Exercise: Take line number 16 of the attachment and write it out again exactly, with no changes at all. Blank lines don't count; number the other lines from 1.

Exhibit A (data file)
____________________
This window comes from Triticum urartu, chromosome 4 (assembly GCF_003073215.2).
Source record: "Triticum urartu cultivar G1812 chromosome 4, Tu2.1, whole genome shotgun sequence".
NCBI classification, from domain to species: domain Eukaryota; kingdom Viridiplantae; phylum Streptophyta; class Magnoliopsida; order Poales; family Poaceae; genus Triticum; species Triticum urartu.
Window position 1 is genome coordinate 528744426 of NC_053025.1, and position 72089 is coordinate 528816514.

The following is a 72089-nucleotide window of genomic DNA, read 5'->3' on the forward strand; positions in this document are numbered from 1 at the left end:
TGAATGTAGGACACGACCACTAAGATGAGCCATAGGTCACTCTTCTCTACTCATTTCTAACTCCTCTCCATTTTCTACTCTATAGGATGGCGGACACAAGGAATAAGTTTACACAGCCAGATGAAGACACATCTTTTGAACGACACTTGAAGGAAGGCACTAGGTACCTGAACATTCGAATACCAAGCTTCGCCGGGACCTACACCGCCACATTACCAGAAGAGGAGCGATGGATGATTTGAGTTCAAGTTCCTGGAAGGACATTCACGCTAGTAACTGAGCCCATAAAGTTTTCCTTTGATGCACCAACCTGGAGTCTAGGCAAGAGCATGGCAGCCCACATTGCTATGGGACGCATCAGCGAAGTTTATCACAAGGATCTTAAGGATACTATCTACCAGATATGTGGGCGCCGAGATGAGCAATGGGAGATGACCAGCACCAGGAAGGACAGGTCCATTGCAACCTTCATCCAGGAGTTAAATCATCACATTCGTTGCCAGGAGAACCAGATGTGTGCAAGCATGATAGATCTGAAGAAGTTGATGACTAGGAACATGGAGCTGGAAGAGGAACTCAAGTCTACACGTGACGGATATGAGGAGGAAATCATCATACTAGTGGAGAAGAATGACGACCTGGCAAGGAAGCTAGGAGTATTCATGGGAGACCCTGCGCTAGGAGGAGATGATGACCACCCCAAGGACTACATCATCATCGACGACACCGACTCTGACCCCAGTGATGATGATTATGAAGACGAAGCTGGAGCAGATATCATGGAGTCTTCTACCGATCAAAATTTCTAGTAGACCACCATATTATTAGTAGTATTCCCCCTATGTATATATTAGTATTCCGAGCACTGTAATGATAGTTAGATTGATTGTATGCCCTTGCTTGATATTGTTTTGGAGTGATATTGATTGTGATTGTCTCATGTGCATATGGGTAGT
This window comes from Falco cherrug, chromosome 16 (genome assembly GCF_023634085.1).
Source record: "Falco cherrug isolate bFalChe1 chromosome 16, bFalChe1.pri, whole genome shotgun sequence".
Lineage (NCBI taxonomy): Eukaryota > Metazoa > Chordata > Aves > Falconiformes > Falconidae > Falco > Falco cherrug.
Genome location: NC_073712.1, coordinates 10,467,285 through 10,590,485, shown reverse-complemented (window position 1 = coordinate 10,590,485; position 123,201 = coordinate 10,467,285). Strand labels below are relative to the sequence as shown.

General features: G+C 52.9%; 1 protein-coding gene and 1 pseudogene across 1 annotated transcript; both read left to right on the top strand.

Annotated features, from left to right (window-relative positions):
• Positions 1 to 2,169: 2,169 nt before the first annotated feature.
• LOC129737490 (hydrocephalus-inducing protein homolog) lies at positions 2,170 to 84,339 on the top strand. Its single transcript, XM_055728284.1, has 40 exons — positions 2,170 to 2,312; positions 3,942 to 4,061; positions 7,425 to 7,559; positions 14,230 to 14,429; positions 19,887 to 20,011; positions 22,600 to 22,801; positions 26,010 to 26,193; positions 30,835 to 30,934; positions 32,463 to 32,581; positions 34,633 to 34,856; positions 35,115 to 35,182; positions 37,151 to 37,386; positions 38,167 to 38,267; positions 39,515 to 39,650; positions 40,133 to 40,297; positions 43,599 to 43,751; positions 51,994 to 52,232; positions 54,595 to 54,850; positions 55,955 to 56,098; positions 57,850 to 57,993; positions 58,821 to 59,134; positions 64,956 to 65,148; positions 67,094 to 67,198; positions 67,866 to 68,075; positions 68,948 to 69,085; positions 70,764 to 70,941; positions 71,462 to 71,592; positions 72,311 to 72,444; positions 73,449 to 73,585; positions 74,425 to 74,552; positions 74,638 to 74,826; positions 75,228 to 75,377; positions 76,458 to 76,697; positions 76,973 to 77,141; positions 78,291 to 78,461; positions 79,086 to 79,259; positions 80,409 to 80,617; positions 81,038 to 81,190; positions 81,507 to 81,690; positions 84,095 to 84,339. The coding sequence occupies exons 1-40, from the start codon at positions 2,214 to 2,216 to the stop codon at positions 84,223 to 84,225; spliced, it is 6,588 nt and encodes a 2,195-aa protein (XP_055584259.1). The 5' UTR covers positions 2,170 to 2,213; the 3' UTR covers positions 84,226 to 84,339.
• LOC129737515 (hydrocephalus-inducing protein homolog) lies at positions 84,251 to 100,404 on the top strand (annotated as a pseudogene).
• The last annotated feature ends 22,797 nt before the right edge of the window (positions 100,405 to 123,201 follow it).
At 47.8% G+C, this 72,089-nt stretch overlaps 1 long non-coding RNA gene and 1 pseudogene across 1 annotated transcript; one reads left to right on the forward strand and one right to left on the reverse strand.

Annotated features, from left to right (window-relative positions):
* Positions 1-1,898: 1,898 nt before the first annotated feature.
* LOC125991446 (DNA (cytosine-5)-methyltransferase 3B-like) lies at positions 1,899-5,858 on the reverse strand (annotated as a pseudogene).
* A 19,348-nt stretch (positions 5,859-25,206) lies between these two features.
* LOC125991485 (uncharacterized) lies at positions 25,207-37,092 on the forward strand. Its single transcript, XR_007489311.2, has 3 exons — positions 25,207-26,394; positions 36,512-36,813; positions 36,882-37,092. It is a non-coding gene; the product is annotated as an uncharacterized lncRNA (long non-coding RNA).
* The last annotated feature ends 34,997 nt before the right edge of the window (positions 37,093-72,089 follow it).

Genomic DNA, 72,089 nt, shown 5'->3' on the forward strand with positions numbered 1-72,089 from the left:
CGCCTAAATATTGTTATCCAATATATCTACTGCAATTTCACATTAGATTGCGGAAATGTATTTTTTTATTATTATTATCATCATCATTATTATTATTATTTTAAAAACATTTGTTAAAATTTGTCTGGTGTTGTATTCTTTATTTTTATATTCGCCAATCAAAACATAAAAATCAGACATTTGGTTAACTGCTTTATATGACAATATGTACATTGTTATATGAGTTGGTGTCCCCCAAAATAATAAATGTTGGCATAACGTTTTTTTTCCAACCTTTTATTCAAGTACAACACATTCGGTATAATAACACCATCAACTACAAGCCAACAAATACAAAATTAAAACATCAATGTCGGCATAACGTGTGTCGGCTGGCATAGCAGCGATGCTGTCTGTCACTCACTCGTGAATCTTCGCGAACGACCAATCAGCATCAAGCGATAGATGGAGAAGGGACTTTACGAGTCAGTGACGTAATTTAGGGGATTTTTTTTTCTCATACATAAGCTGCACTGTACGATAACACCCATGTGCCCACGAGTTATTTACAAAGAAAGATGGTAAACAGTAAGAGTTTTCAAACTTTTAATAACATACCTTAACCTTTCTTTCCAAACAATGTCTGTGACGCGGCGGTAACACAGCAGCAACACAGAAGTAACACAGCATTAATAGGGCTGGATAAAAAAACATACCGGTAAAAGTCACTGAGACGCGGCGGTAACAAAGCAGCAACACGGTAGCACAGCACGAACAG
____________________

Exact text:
• The last annotated feature ends 22,797 nt before the right edge of the window (positions 100,405 to 123,201 follow it).